Interaction of trailing vortices in the wake of a wall-mounted rectangular cylinder.

Physical review. E, Statistical, nonlinear, and soft matter physics

PubMedID: 14682880

Sau A, Hwang RR, Sheu TW, Yang WC. Interaction of trailing vortices in the wake of a wall-mounted rectangular cylinder. Phys Rev E Stat Nonlin Soft Matter Phys. 2003;68(5 Pt 2):056303.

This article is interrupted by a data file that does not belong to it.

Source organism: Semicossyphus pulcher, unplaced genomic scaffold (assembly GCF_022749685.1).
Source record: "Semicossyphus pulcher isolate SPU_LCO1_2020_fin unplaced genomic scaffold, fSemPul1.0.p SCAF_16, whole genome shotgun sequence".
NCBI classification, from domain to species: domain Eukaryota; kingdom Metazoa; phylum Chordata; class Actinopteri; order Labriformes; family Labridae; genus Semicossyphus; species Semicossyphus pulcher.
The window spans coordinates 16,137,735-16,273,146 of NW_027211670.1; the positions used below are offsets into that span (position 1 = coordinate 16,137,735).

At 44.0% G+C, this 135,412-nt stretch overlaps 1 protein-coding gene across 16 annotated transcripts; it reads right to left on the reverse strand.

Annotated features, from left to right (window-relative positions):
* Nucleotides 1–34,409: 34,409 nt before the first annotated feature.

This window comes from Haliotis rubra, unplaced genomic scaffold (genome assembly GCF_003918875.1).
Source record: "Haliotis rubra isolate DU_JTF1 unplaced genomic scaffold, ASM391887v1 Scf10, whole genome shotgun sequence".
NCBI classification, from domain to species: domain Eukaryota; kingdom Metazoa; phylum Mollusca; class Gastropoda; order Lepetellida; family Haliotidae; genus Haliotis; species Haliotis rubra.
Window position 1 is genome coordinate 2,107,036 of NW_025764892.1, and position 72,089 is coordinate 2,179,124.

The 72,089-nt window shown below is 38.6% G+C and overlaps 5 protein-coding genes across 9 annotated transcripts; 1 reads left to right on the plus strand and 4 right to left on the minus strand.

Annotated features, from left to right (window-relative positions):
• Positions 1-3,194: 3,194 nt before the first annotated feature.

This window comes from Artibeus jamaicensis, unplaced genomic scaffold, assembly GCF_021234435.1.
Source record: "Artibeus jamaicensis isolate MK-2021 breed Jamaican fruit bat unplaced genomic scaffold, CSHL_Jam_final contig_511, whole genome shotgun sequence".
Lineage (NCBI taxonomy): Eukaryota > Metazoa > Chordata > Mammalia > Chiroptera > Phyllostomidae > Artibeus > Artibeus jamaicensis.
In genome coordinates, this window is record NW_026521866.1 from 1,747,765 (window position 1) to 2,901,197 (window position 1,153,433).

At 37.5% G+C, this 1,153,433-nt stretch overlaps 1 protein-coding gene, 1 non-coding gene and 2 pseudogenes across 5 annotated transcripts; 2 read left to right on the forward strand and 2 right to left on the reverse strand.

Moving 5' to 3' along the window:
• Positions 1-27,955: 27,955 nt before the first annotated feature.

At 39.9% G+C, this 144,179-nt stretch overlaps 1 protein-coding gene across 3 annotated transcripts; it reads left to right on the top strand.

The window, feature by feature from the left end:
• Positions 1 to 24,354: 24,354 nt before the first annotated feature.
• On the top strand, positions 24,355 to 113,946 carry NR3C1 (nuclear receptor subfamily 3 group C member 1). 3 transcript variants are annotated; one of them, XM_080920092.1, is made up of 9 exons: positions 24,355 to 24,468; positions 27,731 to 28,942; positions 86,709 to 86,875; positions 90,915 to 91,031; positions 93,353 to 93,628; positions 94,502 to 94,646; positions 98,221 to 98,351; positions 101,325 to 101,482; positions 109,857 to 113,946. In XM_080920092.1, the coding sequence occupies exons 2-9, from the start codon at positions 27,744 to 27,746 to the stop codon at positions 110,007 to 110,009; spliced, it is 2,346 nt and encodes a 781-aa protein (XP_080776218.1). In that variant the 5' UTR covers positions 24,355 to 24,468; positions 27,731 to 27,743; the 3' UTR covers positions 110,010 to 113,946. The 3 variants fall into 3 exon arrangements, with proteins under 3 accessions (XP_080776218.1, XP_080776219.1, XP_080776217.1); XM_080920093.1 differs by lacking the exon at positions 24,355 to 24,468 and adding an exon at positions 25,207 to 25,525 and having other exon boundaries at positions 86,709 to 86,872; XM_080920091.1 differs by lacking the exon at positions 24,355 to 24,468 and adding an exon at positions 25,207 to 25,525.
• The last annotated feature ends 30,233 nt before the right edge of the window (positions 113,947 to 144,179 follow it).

Numerical simulations are performed to investigate three-dimensional unsteady vortex-vortex and vortex-surface interactions in the near field of a wall-mounted rectangular cylinder placed inside a channel. The generation mechanism of the upstream and the trailing vortices from the topologically important critical points and their near-wall evolution pattern have been examined in detail. In the upstream region, a laminar necklace vortex system formed around the junction between the rectangular block (cylinder) and the flat channel floor. A sequence of streamwise vortical rollers dominated the downstream interaction region, and they exhibited strong unsteady vortex-surface interaction. Streamwise vortices which formed upstream of the obstacle exhibited quadrupole structure with the dominant pair being central downwash, whereas those lifting the flow behind the obstacle were of predominantly central upwash. Notably, at some downstream location, the near-wall wake structure was observed to locally disappear due to mutual interaction and annihilation by opposite strength vortices on either side of the wake centerline. During the entire course of unsteady flow evolution, such a disappearance of the wake remained closely associated with local contraction of the limiting streamlines on the channel floor, the development of a pair of topologically important floor critical points (saddles), and the presence of a near-wall node on the vertical symmetry plane. The dominance of inward transverse flow toward these saddles together with flow evolution from the downstream node on the vertical symmetry plane were found to be particularly responsible for facilitating the local interaction of various vortices of opposite strength, leading to significant vorticity cancellation in the region. Moreover, the basic source of the wake vortices and their nature of evolution behind the cylinder were also investigated here, and they were found to be fundamentally different from what one usually observes in the near-wake of a transverse jet. However, the growth of a pair of vertically lifting vortices from the spiraling shear layer nodes just behind the downstream edge of the cylinder base was detected in this flow configuration also.